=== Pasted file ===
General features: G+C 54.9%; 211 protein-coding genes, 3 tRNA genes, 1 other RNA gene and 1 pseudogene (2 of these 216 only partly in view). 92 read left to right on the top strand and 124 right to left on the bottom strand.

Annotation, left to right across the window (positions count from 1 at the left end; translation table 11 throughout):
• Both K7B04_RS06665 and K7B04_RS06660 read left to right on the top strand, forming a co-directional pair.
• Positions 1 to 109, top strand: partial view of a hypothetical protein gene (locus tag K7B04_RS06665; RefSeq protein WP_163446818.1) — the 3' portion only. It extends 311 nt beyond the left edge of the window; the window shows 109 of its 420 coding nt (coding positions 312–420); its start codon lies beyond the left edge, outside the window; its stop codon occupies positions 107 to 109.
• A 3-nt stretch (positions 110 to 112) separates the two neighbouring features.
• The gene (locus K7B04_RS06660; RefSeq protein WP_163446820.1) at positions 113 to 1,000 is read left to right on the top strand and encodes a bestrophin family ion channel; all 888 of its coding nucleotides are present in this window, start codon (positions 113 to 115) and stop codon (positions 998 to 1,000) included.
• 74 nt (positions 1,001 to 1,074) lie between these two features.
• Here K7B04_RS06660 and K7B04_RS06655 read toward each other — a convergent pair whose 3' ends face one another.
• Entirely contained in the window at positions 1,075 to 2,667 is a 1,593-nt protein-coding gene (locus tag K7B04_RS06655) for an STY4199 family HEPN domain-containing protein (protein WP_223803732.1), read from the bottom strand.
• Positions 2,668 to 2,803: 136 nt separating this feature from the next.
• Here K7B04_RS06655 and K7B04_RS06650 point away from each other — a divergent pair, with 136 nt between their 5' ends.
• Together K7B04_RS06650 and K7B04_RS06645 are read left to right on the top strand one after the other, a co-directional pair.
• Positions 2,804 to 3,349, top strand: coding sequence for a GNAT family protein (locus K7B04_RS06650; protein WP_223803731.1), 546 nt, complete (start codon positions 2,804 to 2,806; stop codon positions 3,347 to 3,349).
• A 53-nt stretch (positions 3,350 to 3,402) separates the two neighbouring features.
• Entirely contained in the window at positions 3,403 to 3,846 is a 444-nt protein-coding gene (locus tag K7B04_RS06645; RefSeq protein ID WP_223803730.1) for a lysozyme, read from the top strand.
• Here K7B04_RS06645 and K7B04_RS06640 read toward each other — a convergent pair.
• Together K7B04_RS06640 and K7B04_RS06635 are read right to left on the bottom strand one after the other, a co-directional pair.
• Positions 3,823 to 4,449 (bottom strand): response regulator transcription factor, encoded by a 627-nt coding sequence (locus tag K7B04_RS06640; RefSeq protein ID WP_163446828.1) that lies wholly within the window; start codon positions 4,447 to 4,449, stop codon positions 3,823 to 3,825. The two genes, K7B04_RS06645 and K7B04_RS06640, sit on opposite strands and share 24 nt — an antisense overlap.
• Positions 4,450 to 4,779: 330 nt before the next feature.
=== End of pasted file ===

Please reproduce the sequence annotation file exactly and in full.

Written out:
General features: G+C 54.9%; 211 protein-coding genes, 3 tRNA genes, 1 other RNA gene and 1 pseudogene (2 of these 216 only partly in view). 92 read left to right on the top strand and 124 right to left on the bottom strand.

Annotation, left to right across the window (positions count from 1 at the left end; translation table 11 throughout):
• Both K7B04_RS06665 and K7B04_RS06660 read left to right on the top strand, forming a co-directional pair.
• Positions 1 to 109, top strand: partial view of a hypothetical protein gene (locus tag K7B04_RS06665; RefSeq protein WP_163446818.1) — the 3' portion only. It extends 311 nt beyond the left edge of the window; the window shows 109 of its 420 coding nt (coding positions 312–420); its start codon lies beyond the left edge, outside the window; its stop codon occupies positions 107 to 109.
• A 3-nt stretch (positions 110 to 112) separates the two neighbouring features.
• The gene (locus K7B04_RS06660; RefSeq protein WP_163446820.1) at positions 113 to 1,000 is read left to right on the top strand and encodes a bestrophin family ion channel; all 888 of its coding nucleotides are present in this window, start codon (positions 113 to 115) and stop codon (positions 998 to 1,000) included.
• 74 nt (positions 1,001 to 1,074) lie between these two features.
• Here K7B04_RS06660 and K7B04_RS06655 read toward each other — a convergent pair whose 3' ends face one another.
• Entirely contained in the window at positions 1,075 to 2,667 is a 1,593-nt protein-coding gene (locus tag K7B04_RS06655) for an STY4199 family HEPN domain-containing protein (protein WP_223803732.1), read from the bottom strand.
• Positions 2,668 to 2,803: 136 nt separating this feature from the next.
• Here K7B04_RS06655 and K7B04_RS06650 point away from each other — a divergent pair, with 136 nt between their 5' ends.
• Together K7B04_RS06650 and K7B04_RS06645 are read left to right on the top strand one after the other, a co-directional pair.
• Positions 2,804 to 3,349, top strand: coding sequence for a GNAT family protein (locus K7B04_RS06650; protein WP_223803731.1), 546 nt, complete (start codon positions 2,804 to 2,806; stop codon positions 3,347 to 3,349).
• A 53-nt stretch (positions 3,350 to 3,402) separates the two neighbouring features.
• Entirely contained in the window at positions 3,403 to 3,846 is a 444-nt protein-coding gene (locus tag K7B04_RS06645; RefSeq protein ID WP_223803730.1) for a lysozyme, read from the top strand.
• Here K7B04_RS06645 and K7B04_RS06640 read toward each other — a convergent pair.
• Together K7B04_RS06640 and K7B04_RS06635 are read right to left on the bottom strand one after the other, a co-directional pair.
• Positions 3,823 to 4,449 (bottom strand): response regulator transcription factor, encoded by a 627-nt coding sequence (locus tag K7B04_RS06640; RefSeq protein ID WP_163446828.1) that lies wholly within the window; start codon positions 4,447 to 4,449, stop codon positions 3,823 to 3,825. The two genes, K7B04_RS06645 and K7B04_RS06640, sit on opposite strands and share 24 nt — an antisense overlap.
• Positions 4,450 to 4,779: 330 nt before the next feature.